PLAYER PROFILE: FB STACY TUTT
By Bob Bonett
Jets Insider.com Staff Writer
October 25th, 2007
Position flexibility is a feat many players have to undertake to make it to the NFL. The Jets are the prime example of this practice, with players such as Brad Smith making the jump from quarterback to a successful wide receiver.
The jump, while often difficult for players who have spent a lifetime learning one position, is a necessity for college football stars whose ambitions and sights are set on the NFL.
However, the move from quarterback to wide receiver is a move that has been made before. Smith, former Steeler Kordell Stewart, and Jacksonville Jaguar Matt Jones are all notable quarterbacks who used their knowledge of the receiving game, combined with exceptional athleticism, to make it to the pros.
Moving from quarterback to running back, though, is quite the tall task to undertake. College quarterbacks may feel comfortable moving to receiver due to the fact that they have worked with them, and that it does not require constant contact; for a running back, though, the grind is completely different than a quarterback, requiring the player to either pick up a block or hit the line with extreme physicality.
Richmond product Stacy Tutt, though, knew that if he were to make it to the NFL, he would have to agree to make the move from QB to RB, and learn the position well enough to stick around the Jets as an undrafted free agent.
Over a season later, he has done just that.
Ironically for Tutt, making the NFL has been a series of firsts and new beginnings. Instead of building on what he learned growing up as a quarterback and playing for the Spiders as a mobile quarterback in college, he has had to learn how to play the running back position, and more recently, undertake the responsibilities of a fullback—yes, a former quarterback acting as the primary blocker for a quarterback—and special teams specialist.
While these roles are new for Tutt, though, he is more than willing to learn them and perfect them.
“Last year helped out a lot, being on the practice squad and all the scout teams, and now watching film and everything,” Tutt said. “I think I’ve improved a lot, and while there is room for more improvement, I find it a lot easier this year than last year.”
Tutt’s progression has actually been relatively surprising. When signing with the Jets last year, the only thing on the running back’s mind was probably clinging to a practice squad spot. Now, though, not only has he made it to the team’s 53-man roster, he is on the active 45- man team, getting playing time each week, both on special teams and in the backfield.
“I’m a team player and do whatever I can do, and I hope to get as much time on the offense as possible,” Tutt said.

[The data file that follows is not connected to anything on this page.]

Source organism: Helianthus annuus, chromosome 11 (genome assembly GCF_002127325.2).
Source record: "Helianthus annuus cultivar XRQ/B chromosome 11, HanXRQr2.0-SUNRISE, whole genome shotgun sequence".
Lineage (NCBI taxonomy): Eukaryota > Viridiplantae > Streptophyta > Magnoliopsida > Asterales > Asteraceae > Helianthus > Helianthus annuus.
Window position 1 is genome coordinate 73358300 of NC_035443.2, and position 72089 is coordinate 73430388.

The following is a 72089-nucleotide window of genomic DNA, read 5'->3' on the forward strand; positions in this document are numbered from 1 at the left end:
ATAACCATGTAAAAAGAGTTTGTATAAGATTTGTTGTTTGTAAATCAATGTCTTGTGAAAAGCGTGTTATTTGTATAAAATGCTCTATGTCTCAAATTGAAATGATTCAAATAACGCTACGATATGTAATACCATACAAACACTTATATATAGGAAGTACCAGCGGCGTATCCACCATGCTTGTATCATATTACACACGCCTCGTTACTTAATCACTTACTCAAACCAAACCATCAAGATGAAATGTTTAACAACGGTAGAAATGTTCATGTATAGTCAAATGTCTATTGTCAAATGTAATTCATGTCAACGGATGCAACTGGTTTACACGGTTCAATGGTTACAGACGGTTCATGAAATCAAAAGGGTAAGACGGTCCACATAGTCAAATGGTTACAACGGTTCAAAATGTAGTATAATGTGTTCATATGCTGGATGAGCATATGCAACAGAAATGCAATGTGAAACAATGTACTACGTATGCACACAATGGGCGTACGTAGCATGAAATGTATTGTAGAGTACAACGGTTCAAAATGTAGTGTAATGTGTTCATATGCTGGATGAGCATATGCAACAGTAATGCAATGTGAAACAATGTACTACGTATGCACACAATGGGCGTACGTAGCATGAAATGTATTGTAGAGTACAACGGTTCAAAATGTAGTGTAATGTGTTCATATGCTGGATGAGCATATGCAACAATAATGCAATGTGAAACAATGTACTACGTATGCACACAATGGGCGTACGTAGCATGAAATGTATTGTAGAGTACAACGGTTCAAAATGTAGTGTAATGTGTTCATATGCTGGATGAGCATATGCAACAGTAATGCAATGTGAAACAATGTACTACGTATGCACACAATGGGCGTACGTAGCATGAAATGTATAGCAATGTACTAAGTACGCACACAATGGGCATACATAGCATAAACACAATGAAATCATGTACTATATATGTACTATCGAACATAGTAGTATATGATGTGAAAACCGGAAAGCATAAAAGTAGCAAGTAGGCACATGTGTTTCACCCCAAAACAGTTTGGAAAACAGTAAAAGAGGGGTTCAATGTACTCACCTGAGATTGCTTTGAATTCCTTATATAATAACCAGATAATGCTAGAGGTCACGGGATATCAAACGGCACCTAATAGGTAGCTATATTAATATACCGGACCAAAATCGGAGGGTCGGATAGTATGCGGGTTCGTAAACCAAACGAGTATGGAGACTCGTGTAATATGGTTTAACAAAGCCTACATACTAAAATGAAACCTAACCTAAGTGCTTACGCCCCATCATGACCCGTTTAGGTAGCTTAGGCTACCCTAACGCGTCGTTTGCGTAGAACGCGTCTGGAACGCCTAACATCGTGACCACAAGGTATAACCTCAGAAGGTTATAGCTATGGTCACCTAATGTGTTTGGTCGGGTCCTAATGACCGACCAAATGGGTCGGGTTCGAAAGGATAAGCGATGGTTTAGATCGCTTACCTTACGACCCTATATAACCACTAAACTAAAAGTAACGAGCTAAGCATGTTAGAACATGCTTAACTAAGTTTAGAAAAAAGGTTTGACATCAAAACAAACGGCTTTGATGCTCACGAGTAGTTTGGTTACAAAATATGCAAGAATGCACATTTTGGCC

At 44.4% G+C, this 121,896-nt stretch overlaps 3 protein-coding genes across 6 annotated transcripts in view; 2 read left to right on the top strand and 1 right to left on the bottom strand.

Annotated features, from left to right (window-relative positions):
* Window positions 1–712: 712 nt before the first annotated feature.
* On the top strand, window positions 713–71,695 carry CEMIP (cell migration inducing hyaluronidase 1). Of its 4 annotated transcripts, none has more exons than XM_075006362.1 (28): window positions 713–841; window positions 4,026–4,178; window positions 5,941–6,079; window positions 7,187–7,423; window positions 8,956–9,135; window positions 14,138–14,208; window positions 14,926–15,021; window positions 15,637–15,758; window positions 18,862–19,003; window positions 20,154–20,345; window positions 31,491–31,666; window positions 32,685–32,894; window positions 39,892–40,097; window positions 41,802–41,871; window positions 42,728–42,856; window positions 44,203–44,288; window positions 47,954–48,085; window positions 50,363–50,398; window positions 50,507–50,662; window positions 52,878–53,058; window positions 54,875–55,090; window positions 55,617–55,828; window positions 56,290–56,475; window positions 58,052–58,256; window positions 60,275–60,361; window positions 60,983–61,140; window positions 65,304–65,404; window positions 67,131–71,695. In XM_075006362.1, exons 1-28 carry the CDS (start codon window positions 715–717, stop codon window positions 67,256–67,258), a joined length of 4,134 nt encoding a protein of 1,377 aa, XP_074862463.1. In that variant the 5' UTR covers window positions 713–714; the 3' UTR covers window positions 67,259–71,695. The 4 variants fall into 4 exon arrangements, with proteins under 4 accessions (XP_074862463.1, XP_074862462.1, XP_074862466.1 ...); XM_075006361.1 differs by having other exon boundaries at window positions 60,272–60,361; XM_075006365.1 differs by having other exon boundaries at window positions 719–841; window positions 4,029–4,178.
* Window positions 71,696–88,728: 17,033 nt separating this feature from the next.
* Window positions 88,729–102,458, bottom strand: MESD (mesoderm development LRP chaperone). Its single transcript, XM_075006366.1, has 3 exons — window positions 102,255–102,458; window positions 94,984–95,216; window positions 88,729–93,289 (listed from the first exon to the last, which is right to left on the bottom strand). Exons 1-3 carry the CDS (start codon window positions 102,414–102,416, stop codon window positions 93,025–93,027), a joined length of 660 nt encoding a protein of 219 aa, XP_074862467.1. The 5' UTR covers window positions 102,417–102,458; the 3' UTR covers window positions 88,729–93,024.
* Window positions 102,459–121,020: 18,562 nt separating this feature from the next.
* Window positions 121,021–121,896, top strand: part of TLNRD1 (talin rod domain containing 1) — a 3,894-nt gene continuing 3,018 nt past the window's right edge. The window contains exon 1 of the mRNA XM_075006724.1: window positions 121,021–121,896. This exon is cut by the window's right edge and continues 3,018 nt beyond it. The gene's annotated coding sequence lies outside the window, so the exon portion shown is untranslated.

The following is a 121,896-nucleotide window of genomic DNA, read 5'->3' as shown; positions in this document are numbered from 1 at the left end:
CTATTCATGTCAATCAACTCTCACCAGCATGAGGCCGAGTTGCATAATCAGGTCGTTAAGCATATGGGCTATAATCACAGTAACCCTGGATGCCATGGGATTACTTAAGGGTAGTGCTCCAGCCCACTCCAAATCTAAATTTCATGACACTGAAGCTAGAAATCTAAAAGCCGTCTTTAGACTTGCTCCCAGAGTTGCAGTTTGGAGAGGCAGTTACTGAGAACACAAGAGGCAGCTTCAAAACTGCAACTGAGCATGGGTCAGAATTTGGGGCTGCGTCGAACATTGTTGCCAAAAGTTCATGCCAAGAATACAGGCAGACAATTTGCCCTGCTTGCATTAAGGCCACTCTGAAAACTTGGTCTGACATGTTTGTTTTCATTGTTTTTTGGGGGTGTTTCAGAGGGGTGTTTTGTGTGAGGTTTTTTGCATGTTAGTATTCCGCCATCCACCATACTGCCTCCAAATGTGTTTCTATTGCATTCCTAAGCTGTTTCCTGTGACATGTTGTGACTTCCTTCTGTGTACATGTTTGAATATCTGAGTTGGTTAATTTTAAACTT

The smoothness of Tutt’s transition is something to marvel at. Watching him in OTA’s and training camps, it would be difficult to point him out as a former quarterback; the assumption based on his quick feet and cutting abilitiy would cause onlookers to assume that he was always a hybrid back capable of picking up a block or hitting a hole.
Part of his flawless transition can probably be attributed to fellow backs Leon Washington and Thomas Jones. Tutt admits he picks the brains of these two players each practice, aiming to get every bit of advice out of them possible.
“We all kind of look to each other for advice,” Tutt said. “I think I ask more questions than everybody because they’ve been doing this there whole life.”
Tutt, though, has taken on the role in the opposite way, too. His Alma mater has made the Top-25 in the Football Championship Subdivision—formerly Division I-AA—rankings. Moreover, they feature a star running back, Tim Hightower, in the running for the Walter Payton award given to the best FCS player. And despite the fact that in his college days Tutt was a quarterback, he still speaks with Hightower and the team nearly every week, offering his own advice to the players.
“I talk to him nearly every week, see how he’s doing,” Tutt said, smiling about the success of the team and the running back.
While some players may be intimidated by the limelight of the NFL, Tutt, thrives in it. He expects himself to be a great running back, making the most of every opportunity he gets on the field, craving more.
“I just want to get out there and, whatever position they ask me to play, go out there and do the best I can to help the team win,” Tutt said.
Tutt has yet to see any carries this year, but has played in every game, and recorded two tackles on the year.
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